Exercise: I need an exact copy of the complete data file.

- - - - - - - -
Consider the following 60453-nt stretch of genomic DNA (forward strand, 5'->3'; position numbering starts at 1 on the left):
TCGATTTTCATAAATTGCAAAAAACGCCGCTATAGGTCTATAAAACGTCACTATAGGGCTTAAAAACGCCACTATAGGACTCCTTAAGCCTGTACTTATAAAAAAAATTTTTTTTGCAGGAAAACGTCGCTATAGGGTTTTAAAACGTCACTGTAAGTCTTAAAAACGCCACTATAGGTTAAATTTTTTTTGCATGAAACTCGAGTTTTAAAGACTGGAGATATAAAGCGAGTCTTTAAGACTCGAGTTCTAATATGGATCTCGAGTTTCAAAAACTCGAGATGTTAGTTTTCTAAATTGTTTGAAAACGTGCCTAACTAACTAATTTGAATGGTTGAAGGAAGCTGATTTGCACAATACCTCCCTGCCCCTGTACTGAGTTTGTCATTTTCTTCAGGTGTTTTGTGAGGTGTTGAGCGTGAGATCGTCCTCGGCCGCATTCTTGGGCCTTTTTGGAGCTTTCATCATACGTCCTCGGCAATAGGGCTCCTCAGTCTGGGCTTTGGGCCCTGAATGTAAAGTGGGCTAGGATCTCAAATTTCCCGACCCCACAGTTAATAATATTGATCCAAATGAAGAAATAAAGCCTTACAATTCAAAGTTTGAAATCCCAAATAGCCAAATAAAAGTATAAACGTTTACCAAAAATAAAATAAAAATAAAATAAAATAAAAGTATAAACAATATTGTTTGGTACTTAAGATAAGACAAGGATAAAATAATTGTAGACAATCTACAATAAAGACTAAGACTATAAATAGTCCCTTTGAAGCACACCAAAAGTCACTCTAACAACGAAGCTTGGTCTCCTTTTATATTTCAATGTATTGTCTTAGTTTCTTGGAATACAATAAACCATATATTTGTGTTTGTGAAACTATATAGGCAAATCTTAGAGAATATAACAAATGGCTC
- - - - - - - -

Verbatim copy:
Consider the following 60453-nt stretch of genomic DNA (forward strand, 5'->3'; position numbering starts at 1 on the left):
TCGATTTTCATAAATTGCAAAAAACGCCGCTATAGGTCTATAAAACGTCACTATAGGGCTTAAAAACGCCACTATAGGACTCCTTAAGCCTGTACTTATAAAAAAAATTTTTTTTGCAGGAAAACGTCGCTATAGGGTTTTAAAACGTCACTGTAAGTCTTAAAAACGCCACTATAGGTTAAATTTTTTTTGCATGAAACTCGAGTTTTAAAGACTGGAGATATAAAGCGAGTCTTTAAGACTCGAGTTCTAATATGGATCTCGAGTTTCAAAAACTCGAGATGTTAGTTTTCTAAATTGTTTGAAAACGTGCCTAACTAACTAATTTGAATGGTTGAAGGAAGCTGATTTGCACAATACCTCCCTGCCCCTGTACTGAGTTTGTCATTTTCTTCAGGTGTTTTGTGAGGTGTTGAGCGTGAGATCGTCCTCGGCCGCATTCTTGGGCCTTTTTGGAGCTTTCATCATACGTCCTCGGCAATAGGGCTCCTCAGTCTGGGCTTTGGGCCCTGAATGTAAAGTGGGCTAGGATCTCAAATTTCCCGACCCCACAGTTAATAATATTGATCCAAATGAAGAAATAAAGCCTTACAATTCAAAGTTTGAAATCCCAAATAGCCAAATAAAAGTATAAACGTTTACCAAAAATAAAATAAAAATAAAATAAAATAAAAGTATAAACAATATTGTTTGGTACTTAAGATAAGACAAGGATAAAATAATTGTAGACAATCTACAATAAAGACTAAGACTATAAATAGTCCCTTTGAAGCACACCAAAAGTCACTCTAACAACGAAGCTTGGTCTCCTTTTATATTTCAATGTATTGTCTTAGTTTCTTGGAATACAATAAACCATATATTTGTGTTTGTGAAACTATATAGGCAAATCTTAGAGAATATAACAAATGGCTC